If you thought it felt a bit steamier the last time you went to Bed, Bath & Beyond, you wouldn’t be alone.
A new report from Bank of America says that the retailer has been turning down its air conditioning as a cost-savings measure in light of struggling sales, according to CNN.
That goes with a bleak overall picture for the company.
CNN reported that the Bank of America analysts who visited stores observed that labor hours were being cut, store hours were being reduced and remodeling projects were canceled, as well as the scaled back utilities — which Bed, Bath & Beyond said was not a top-down order.
“We’ve been contacted about this report, and to be clear, no Bed Bath & Beyond stores were directed to adjust their air conditioning and there have been no corporate policy changes in regard to utilities usage,” a representative told CNN.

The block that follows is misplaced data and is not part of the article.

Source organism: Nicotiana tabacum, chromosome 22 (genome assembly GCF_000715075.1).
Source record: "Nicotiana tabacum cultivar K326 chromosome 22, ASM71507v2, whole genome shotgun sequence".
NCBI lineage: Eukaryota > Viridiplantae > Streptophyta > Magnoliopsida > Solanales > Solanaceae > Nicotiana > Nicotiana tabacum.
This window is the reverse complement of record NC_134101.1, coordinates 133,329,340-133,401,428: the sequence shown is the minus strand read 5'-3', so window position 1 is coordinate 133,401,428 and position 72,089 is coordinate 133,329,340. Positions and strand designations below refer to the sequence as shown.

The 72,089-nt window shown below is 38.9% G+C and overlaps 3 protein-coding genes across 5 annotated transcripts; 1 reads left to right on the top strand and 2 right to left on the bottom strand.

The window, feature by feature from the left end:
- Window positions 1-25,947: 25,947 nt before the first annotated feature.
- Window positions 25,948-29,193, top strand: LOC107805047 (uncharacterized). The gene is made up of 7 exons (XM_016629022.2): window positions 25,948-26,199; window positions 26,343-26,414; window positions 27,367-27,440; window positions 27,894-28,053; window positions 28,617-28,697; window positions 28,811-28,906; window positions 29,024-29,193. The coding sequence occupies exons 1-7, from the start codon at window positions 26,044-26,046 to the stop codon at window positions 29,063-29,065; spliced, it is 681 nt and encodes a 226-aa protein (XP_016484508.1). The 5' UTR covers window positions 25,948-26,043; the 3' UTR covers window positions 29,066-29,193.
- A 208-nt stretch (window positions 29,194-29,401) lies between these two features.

The purported utilities cuts don’t seem to be changing things for the better.
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The analysts anticipate that even with widespread price reductions and customer-friendly promotions, more store closures are coming, and the store openings of sister brand Buy Buy Baby will be paused, according to CNN.
Store traffic is on track to decrease 30% year-over-year, CNN reported, with sales expected to follow up the first quarter’s 22% drop with another 20% reduction.
Still, CNN said that a separate group of analysts at Riley Securities believe that the rebound plan instituted by CEO Mark Tritton a few years back will eventually bear fruit.
“The turnaround is taking longer than expected to come to fruition due to supply chain challenges and entering a more challenging retail operating environment,” Riley Securities analysts wrote, but “we think Bed, Bath & Beyond is heading in the right direction.”